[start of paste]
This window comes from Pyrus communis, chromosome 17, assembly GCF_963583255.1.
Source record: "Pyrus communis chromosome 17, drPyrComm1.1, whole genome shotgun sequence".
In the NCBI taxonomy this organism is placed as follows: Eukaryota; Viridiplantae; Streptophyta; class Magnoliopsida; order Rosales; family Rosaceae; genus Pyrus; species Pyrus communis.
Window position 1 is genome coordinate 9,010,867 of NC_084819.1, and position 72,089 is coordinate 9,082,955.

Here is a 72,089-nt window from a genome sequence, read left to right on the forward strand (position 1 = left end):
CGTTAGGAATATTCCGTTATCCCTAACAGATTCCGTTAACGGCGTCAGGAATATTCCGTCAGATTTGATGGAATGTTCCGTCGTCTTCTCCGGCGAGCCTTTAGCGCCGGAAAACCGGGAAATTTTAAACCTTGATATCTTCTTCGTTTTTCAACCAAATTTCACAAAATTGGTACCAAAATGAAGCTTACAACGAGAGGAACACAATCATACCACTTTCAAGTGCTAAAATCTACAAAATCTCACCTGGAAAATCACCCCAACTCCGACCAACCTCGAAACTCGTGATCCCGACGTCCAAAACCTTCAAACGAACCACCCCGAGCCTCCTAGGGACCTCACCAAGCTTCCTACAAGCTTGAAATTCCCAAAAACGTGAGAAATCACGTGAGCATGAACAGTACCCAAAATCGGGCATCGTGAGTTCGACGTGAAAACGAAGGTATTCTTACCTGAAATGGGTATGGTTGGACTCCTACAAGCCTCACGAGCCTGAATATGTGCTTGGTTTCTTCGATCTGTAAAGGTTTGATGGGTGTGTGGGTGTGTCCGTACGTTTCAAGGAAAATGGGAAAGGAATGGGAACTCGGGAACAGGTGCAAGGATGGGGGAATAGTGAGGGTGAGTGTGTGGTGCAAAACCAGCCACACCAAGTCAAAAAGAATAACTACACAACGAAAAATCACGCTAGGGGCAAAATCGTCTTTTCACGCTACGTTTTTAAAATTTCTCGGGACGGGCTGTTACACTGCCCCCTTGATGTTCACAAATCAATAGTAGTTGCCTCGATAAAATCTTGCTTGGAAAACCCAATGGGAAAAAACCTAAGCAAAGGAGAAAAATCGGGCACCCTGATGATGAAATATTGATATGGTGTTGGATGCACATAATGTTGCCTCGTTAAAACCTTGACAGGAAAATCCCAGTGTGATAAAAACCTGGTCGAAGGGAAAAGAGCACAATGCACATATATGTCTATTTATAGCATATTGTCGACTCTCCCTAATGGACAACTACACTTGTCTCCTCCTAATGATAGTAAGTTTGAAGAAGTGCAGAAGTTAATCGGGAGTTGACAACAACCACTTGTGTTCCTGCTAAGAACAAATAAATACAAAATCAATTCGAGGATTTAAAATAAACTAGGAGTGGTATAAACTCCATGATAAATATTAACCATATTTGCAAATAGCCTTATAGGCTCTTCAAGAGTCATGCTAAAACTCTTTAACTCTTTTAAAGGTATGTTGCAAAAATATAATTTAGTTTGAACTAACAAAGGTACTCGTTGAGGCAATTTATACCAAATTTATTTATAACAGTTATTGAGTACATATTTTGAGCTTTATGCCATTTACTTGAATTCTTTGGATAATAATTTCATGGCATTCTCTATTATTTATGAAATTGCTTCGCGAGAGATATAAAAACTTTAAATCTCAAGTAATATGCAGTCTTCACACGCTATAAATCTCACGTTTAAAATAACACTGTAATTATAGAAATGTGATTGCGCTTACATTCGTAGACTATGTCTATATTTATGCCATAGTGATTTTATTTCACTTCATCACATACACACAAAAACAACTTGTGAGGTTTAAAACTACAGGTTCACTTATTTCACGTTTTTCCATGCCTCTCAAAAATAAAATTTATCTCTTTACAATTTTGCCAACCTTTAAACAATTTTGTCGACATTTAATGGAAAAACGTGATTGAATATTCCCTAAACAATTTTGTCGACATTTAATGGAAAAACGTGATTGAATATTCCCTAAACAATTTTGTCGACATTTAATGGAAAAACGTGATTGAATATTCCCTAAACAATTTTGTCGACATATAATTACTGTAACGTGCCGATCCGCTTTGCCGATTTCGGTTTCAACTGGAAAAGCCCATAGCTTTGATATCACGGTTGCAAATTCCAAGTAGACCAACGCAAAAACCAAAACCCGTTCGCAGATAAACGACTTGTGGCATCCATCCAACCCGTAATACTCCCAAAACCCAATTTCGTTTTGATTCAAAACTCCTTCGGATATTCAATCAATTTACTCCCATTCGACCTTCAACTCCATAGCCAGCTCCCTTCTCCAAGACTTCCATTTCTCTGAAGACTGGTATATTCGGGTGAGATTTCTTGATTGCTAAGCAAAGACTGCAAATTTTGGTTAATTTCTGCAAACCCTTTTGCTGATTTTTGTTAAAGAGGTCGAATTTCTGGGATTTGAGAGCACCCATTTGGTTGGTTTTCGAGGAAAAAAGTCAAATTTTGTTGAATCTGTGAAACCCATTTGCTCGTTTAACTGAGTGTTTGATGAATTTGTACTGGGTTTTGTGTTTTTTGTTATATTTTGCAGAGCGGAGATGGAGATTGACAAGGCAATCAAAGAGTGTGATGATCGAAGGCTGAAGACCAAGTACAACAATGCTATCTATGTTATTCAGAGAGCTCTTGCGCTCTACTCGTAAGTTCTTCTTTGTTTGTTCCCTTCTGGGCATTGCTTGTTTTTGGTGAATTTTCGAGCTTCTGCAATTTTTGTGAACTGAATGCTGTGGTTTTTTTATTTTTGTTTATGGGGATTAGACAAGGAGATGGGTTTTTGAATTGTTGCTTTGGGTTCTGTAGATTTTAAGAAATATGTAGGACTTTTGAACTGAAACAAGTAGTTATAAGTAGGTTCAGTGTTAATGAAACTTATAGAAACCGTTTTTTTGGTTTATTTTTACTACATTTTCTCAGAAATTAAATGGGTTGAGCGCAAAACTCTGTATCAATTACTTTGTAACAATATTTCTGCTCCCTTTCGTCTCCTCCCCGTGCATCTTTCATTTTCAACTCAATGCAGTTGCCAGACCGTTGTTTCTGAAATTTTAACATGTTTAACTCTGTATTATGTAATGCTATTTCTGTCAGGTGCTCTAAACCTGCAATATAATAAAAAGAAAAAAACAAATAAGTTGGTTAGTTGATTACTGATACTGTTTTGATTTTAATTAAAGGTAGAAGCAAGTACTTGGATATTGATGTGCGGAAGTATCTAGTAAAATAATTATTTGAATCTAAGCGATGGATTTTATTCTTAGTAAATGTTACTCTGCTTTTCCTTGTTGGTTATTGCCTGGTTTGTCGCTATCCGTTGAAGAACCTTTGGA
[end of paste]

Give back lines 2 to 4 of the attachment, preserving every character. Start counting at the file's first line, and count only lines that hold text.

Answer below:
Source record: "Pyrus communis chromosome 17, drPyrComm1.1, whole genome shotgun sequence".
In the NCBI taxonomy this organism is placed as follows: Eukaryota; Viridiplantae; Streptophyta; class Magnoliopsida; order Rosales; family Rosaceae; genus Pyrus; species Pyrus communis.
Window position 1 is genome coordinate 9,010,867 of NC_084819.1, and position 72,089 is coordinate 9,082,955.